(a) See Department of Labor User’s Guide, https://www.wdol.gov/usrguide/index.aspx, to obtain appropriate Service Contract Labor Standards (historical title: Service Contract Act) and/or the Construction Wage Requirements statute (historical title: Davis-Bacon Act (DBA)) wage determinations for each official solicitation, re-solicitation, option, extension or any other contract action requiring the most recent and applicable wage determination. Apply both the Service Contract Labor Standards and the Construction Wage Requirements statute (DBA) to VA support contracts if—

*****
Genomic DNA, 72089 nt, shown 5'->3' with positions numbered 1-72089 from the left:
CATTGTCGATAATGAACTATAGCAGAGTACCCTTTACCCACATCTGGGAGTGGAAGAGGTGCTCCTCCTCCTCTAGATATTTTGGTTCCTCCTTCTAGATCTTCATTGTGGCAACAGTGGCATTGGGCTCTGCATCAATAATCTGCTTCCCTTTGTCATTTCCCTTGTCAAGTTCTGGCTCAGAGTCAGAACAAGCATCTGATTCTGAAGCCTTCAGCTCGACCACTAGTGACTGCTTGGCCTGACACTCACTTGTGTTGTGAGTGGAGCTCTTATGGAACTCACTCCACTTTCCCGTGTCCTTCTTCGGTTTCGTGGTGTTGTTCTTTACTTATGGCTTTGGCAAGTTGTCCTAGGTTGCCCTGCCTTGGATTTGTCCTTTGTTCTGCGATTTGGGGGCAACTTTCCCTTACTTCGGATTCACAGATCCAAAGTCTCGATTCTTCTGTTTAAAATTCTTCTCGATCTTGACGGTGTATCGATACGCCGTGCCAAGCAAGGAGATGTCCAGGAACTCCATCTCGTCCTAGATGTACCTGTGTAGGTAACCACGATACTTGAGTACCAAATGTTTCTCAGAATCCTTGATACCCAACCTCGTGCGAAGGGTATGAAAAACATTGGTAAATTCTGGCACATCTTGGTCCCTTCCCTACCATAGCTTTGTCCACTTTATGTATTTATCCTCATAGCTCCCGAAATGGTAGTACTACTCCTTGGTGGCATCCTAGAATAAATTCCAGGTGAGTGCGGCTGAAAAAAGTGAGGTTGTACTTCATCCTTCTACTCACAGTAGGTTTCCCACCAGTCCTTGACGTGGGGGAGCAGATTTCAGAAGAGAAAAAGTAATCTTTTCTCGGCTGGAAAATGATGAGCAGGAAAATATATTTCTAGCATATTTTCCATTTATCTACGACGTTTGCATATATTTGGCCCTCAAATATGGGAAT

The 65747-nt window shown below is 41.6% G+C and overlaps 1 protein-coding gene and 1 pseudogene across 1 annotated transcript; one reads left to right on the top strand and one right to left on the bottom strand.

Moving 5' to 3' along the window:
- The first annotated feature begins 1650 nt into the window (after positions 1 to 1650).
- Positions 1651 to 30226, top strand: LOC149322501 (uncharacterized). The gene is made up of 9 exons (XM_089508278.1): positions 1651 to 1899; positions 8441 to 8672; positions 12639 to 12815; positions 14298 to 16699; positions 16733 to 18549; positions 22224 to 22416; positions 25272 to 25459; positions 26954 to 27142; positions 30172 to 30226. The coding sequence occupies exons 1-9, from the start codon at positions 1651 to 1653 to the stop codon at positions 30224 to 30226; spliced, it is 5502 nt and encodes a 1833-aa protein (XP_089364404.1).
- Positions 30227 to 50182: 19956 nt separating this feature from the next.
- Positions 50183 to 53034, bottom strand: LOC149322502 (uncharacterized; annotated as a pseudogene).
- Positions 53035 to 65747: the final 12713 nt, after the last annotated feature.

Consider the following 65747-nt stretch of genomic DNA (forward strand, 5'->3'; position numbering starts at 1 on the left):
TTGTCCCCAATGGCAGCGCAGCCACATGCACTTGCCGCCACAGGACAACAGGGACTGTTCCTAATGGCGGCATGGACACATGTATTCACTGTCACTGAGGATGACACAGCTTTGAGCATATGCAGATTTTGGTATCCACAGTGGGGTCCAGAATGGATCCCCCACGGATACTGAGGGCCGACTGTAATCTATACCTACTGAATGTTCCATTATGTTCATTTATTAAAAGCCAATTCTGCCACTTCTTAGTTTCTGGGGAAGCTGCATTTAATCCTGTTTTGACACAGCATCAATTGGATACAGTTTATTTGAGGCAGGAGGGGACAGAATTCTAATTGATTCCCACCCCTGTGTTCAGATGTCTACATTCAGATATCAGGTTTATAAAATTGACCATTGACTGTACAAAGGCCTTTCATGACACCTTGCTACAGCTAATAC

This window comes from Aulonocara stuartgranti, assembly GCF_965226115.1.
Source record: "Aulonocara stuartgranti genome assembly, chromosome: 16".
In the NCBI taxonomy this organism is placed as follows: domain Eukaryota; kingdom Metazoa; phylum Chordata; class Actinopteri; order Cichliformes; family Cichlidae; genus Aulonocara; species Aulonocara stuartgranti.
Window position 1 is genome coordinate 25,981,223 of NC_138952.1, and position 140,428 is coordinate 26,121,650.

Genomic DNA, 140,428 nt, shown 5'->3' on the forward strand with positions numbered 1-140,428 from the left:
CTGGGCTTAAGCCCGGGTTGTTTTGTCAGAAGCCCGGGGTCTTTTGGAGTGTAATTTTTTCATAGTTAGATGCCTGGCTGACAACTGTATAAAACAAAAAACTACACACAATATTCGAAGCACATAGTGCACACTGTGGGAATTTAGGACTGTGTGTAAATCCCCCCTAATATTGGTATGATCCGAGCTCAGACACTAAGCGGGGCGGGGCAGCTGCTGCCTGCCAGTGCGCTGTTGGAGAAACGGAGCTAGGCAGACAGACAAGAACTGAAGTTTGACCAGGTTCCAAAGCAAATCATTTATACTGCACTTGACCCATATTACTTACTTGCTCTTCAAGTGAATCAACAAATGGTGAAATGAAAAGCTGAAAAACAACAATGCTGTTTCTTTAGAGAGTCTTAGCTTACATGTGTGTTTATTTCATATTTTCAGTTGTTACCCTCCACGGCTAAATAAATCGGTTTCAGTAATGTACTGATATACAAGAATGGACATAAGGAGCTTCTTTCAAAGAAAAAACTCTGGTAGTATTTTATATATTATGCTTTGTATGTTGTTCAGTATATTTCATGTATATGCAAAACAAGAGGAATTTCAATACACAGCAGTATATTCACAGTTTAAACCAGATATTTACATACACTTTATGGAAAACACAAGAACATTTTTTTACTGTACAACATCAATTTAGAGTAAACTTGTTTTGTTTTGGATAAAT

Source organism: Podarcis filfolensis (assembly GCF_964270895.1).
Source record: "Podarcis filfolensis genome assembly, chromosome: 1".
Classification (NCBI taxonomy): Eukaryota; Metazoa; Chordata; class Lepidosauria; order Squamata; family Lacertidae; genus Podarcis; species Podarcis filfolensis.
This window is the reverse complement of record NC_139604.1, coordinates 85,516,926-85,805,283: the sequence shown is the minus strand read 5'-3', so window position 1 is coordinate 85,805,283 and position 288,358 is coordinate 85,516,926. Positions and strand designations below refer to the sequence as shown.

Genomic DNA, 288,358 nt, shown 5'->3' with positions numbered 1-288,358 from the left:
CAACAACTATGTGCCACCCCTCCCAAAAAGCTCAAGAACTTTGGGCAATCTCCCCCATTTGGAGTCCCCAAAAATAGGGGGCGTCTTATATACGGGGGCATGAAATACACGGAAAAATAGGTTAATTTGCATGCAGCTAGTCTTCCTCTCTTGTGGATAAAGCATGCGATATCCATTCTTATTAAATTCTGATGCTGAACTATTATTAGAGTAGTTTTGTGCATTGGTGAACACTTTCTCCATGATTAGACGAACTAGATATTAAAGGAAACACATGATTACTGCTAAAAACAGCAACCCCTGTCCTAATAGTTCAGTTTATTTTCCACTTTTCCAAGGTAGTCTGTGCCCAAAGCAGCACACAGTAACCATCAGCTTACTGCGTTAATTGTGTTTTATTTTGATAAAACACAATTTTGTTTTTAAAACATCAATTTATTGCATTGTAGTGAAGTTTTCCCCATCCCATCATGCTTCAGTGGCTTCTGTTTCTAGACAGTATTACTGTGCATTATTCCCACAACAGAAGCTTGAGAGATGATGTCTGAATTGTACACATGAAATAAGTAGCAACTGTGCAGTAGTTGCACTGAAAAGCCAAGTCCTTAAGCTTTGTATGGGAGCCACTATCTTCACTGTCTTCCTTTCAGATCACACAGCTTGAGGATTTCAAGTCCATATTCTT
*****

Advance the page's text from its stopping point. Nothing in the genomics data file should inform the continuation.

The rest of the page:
(b) Service Contract Labor Standards coverage under the contract. VA hospital, facility and, medical center support requirements, such as facility operations and installation services (i.e., custodial, snow removal, grounds maintenance etc.) are subject to the Service Contract Labor Standards. Apply Service Contract Labor Standards clauses and minimum wage and fringe benefit requirements to all contract service calls or orders for such maintenance and support work.
(c) Construction Wage Rate statute (DBA) coverage under the contract. Contracts for construction, alteration, renovation, painting, and repair requirements (e.g., roof shingling, building structural repair, paving repairs, etc.) are subject to the Construction Wage Rate statute requirements (DBA). Apply the applicable clauses and minimum wage requirements to all contract service calls or orders for construction, alteration, renovation, painting, or repairs to buildings or other works.